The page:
Coast Guard officials formally accepted the fourth HC-144A “Ocean Sentry” Maritime Patrol Aircraft (MPA), tail number 2304, on May 7, 2008, in Seville, Spain, following successful completion of the formal acceptance procedures. This aircraft will remain in Seville to support ongoing pilot training for approximately six weeks prior to beginning its trans-Atlantic journey to the Coast Guard Aviation Training Center (ATC) in Mobile, Alabama. Four additional aircraft are currently on contract and are scheduled for delivery to the Coast Guard by February 2009.
Slated to replace the Service’s aging fleet of HU-25 Falcon fan jets, the HC-144A, a derivative of the EADS/CASA CN-235-300, significantly enhances the mission capabilities of Coast Guard aircrews. This fixed-wing turbo prop aircraft provides initial on-scene loitering capabilities and will perform various missions, including maritime patrol, law enforcement, search and rescue, disaster response, and cargo and personnel transport. Additionally, the “Ocean Sentry” provides the added operational capability of a hydraulic-operated rear ramp, with superb fuel efficiency--consuming less fuel than the HU-25 or HC-130.
When equipped with a roll-on, roll-off Mission System Pallet suite of electronic equipment, the crew is able to compile data from the aircraft’s multiple integrated sensors and transmit and receive both classified “Secret”-level and unclassified information to and from other assets, including surface vessels, other aircraft, local law enforcement, and shore facilities. With multiple voice and data communications capabilities, including UHF/VHF, HF, and Military and Commercial Satellite Communications (SATCOM), the HC-144A will be able to contribute to a Common Tactical Picture (CTP) and Common Operating Picture (COP) through a networked Command and Control (C2) system that provides for data sharing via SATCOM. The aircraft is also equipped with a vessel Automatic Identification System, direction-finding equipment, a surface search radar, an Electro-Optical/Infra-Red system, and Electronic Surveillance Measures equipment to improve situational awareness and responsiveness.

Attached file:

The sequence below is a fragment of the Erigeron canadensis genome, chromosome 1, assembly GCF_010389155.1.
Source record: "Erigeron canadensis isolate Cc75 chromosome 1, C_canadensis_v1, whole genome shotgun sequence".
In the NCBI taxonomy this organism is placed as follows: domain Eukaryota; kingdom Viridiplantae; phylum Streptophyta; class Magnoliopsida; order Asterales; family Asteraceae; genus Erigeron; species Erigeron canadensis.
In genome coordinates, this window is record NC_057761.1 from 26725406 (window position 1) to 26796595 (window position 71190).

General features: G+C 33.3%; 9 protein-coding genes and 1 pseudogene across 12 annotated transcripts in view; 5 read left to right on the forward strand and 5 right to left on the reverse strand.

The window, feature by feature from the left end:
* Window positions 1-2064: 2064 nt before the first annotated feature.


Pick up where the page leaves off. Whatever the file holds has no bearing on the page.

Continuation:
This fourth aircraft will supplement the previously delivered aircraft as the HC-144A begins a formal Operational Test and Evaluation (OT&E) process prior to entering operational service for the Coast Guard in 2009. Key elements of that process are listed below:
OT&E, Phase 1, “Test Planning and Preparation,” continues through May 2008.
Operational Testing Readiness Review is planned for May 2008.
OT&E, Phase Two, “Data Collection,” is scheduled for June through November 2008.
OT&E, Phase Three, “Analysis and Reporting,” is scheduled for December 2008 through mid-February 2009.
Three technical issues were carried forward on the Material Inspection and Receiving Report (Form DD250). Two of them are related to installation of communications equipment due to export restrictions, and they will be corrected upon arrival at the Coast Guard facility at ATC Mobile. The third was a software version update for the aircraft radar, which has already been corrected by the radar Original Equipment Manufacturer (OEM). Each of the three issues is listed within the formal Letter of Technical Exception (LOTE). Per that letter, funds are held back from the contractor until all issues are successfully resolved.